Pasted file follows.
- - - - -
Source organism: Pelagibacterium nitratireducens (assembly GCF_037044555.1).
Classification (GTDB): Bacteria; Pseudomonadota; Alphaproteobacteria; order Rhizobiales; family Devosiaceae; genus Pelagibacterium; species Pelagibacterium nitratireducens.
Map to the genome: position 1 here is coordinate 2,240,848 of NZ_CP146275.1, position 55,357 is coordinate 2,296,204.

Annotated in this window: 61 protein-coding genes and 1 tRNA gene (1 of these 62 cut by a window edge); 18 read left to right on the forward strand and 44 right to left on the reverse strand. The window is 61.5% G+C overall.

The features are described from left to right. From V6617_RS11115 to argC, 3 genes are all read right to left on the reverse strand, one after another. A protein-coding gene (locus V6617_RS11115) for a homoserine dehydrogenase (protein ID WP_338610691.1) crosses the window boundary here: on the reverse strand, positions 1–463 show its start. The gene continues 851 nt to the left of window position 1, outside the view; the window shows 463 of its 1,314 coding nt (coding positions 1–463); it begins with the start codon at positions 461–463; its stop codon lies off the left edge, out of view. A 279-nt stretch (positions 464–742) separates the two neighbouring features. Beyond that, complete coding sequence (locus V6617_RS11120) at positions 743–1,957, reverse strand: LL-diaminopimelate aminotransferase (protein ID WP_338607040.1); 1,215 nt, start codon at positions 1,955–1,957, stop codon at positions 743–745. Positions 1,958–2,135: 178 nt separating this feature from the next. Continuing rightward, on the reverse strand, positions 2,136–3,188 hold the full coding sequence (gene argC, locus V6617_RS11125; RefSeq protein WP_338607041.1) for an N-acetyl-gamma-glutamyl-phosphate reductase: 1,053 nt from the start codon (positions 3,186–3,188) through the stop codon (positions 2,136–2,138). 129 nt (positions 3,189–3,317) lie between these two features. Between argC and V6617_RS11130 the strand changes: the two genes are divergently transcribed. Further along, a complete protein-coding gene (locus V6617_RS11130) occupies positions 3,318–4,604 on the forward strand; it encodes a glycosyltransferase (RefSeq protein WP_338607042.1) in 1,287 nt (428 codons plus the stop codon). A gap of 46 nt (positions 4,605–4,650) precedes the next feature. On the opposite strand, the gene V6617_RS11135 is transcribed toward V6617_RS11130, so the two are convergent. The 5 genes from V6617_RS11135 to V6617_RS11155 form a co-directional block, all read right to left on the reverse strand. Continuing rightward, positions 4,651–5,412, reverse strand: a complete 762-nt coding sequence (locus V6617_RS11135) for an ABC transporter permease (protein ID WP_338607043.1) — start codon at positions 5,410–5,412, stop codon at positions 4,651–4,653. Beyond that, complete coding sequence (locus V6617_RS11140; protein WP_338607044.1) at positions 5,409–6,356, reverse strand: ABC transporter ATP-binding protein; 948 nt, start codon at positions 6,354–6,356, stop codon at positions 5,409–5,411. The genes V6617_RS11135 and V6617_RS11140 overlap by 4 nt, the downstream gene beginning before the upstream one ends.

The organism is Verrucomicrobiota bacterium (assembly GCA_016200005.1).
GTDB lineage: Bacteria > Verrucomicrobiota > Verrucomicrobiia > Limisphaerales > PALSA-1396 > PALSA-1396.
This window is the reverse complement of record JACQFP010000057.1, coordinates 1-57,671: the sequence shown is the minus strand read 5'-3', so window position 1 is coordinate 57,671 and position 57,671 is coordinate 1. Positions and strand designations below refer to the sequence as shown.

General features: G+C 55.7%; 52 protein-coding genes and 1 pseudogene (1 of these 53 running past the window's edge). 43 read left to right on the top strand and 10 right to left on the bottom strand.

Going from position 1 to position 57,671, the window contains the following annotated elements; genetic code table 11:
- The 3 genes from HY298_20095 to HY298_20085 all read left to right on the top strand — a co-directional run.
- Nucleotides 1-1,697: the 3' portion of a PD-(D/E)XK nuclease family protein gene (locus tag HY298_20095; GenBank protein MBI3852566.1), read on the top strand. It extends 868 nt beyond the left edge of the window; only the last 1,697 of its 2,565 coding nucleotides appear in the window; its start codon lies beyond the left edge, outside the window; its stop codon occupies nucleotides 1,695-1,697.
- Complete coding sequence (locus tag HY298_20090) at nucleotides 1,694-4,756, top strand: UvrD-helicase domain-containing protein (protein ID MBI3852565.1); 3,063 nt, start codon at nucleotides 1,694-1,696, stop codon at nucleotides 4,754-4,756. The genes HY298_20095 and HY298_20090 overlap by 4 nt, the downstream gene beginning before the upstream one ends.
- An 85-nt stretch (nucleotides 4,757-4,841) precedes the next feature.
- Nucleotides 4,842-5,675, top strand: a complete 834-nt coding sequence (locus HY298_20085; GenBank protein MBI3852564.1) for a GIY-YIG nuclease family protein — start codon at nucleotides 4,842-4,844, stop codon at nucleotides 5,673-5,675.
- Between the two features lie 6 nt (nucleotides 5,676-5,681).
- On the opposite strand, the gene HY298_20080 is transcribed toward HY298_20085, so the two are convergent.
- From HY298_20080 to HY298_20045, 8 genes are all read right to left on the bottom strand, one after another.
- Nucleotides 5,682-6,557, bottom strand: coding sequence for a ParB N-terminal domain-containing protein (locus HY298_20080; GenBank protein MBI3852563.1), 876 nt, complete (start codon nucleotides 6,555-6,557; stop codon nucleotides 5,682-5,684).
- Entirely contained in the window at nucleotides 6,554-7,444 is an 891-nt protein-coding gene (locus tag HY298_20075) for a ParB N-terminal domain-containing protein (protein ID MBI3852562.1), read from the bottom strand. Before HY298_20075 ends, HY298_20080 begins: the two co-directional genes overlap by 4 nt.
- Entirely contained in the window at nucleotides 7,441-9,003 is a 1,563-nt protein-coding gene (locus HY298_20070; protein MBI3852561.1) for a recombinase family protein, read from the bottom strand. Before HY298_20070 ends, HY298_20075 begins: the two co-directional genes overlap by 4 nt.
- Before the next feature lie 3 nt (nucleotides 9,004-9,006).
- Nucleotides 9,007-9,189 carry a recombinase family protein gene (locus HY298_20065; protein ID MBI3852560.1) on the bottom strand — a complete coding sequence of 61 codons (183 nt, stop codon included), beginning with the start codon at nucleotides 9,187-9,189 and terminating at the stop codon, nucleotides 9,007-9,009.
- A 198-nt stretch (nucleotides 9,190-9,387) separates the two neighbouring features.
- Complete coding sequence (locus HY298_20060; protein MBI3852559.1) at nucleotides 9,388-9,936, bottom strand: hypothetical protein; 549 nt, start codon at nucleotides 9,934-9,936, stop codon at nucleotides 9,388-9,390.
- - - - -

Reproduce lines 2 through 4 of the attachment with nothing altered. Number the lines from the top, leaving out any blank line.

Classification (GTDB): Bacteria; Pseudomonadota; Alphaproteobacteria; order Rhizobiales; family Devosiaceae; genus Pelagibacterium; species Pelagibacterium nitratireducens.
Map to the genome: position 1 here is coordinate 2,240,848 of NZ_CP146275.1, position 55,357 is coordinate 2,296,204.

Annotated in this window: 61 protein-coding genes and 1 tRNA gene (1 of these 62 cut by a window edge); 18 read left to right on the forward strand and 44 right to left on the reverse strand. The window is 61.5% G+C overall.